In a Taliban video obtained by Reuters, Adnan Rasheed, who took part in a previous attempt to assassinate Musharraf, said:
"The mujahideen of Islam have prepared a special squad to send Musharraf to hell. There are suicide bombers, snipers, a special assault unit and a close combat team."
Musharraf angered the Taliban and other groups by joining the U.S. war on terror following the September 11 attacks and later launching a major crackdown on militancy in Pakistan.
He is due to return home on Sunday from Dubai, after nearly four years of self-imposed exile, in time to take part in parliamentary elections on May 11.
Musharraf seized power in a 1999 coup and resigned in 2008 when his allies lost a vote and a new government threatened him with impeachment. He left the country a year later.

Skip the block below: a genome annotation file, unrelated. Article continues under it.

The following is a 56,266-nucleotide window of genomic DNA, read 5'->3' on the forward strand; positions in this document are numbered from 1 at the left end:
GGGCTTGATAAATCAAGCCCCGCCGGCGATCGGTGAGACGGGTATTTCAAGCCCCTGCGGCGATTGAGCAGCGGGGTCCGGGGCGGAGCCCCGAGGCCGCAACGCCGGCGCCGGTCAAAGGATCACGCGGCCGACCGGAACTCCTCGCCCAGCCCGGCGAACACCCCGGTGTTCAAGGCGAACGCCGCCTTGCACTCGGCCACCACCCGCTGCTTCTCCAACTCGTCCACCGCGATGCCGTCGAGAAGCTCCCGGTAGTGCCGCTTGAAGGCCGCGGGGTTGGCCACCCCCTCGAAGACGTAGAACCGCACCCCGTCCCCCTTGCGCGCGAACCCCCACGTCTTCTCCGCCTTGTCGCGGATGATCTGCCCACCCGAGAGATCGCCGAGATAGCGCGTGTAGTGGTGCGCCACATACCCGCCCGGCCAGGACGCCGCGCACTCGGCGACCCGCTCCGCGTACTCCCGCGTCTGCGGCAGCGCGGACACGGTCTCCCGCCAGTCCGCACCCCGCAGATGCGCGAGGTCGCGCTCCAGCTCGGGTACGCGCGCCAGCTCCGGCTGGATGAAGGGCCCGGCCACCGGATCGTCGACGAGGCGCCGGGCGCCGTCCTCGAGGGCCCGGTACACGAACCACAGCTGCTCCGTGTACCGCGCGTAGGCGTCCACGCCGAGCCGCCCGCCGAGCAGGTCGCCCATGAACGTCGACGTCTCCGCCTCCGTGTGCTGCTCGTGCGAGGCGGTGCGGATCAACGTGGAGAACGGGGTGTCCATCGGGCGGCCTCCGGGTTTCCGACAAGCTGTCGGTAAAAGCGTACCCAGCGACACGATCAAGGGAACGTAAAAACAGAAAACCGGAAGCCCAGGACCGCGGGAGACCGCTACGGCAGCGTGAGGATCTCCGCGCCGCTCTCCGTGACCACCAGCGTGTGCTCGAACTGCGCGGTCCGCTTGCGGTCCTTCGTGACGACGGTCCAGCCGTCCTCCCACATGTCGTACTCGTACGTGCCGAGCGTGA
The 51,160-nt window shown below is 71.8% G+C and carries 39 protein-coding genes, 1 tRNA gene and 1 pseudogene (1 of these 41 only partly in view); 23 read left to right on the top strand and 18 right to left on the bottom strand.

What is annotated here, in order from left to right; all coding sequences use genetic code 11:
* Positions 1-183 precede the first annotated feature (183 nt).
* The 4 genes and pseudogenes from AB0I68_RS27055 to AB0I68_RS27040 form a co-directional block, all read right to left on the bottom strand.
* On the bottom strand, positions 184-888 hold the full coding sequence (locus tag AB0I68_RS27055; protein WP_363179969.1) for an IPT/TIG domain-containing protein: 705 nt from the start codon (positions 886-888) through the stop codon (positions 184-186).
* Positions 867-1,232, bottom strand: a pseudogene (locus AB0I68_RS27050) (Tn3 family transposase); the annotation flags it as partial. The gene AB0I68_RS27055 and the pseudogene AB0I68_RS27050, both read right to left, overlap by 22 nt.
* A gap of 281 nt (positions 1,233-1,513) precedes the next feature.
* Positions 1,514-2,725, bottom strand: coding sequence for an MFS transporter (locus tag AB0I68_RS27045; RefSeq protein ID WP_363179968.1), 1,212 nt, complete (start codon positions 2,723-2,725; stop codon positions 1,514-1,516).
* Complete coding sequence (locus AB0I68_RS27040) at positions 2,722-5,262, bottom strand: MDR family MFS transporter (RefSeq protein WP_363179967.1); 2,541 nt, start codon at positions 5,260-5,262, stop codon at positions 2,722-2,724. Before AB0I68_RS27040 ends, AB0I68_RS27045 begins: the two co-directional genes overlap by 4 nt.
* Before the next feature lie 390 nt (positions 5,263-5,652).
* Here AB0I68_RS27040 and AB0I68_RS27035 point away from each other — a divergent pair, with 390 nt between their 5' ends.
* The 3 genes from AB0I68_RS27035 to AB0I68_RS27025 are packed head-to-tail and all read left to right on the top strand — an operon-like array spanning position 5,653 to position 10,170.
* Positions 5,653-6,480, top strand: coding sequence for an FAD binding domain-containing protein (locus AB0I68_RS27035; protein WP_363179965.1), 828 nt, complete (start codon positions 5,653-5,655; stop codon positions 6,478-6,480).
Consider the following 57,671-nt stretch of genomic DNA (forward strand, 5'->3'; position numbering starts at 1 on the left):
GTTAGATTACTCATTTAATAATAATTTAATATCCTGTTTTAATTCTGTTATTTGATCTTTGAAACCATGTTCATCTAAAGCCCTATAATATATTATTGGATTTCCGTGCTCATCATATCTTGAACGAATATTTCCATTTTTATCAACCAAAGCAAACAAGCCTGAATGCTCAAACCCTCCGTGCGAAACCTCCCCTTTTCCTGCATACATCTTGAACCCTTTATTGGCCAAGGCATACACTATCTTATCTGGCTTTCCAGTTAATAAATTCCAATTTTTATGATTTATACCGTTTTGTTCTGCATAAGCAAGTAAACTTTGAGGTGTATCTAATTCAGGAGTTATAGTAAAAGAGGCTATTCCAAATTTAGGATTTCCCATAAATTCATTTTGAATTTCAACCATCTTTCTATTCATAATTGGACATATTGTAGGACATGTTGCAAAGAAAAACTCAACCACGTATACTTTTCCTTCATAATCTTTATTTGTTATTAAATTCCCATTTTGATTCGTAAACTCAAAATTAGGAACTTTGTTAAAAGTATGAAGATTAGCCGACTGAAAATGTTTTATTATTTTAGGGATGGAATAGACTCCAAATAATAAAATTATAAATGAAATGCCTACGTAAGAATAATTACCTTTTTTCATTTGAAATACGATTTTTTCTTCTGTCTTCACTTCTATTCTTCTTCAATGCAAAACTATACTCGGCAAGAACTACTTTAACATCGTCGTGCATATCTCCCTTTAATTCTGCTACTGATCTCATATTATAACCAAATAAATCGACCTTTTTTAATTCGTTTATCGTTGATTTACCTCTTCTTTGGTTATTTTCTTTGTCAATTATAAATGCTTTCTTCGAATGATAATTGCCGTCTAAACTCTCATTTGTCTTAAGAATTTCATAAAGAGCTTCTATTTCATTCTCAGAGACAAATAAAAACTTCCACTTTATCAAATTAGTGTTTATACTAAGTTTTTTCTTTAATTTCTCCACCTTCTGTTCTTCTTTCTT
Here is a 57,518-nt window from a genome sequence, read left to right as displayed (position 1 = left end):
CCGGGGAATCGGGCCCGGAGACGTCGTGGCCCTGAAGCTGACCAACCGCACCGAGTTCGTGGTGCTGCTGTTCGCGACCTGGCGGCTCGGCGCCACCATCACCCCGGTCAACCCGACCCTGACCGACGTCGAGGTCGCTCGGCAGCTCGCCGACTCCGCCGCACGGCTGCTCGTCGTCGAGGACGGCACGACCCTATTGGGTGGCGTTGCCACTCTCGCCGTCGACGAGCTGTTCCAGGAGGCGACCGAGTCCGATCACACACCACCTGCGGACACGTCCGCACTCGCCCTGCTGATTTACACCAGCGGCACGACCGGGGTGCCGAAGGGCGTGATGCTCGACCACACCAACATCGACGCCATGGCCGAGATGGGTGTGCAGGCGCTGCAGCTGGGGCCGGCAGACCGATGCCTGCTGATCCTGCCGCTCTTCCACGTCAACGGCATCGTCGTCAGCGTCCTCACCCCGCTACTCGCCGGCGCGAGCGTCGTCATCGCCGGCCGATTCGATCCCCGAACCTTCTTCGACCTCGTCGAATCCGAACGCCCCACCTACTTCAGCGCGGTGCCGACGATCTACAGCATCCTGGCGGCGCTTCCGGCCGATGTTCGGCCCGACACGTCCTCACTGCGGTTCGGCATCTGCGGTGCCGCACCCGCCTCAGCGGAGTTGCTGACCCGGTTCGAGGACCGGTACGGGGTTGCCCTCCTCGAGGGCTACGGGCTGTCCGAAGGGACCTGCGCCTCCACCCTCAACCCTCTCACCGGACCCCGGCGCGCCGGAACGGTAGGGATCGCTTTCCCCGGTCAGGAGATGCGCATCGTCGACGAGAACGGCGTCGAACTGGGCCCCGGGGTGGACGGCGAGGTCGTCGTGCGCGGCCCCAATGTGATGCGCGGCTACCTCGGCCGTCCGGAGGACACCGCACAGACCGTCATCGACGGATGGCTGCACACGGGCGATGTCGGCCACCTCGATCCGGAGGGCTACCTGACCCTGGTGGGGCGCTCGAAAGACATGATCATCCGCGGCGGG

The former army general faces the possibility of arrest on charges that he failed to provide adequate security for former prime minister Benazir Bhutto before her assassination in 2007, and in relation to other cases.
But his most immediate concern may be Taliban militants seeking revenge.
"It is said when the jackal's death is near it comes to town," said Rasheed, who was among 400 prisoners who were broken out of a jail by militants in 2012.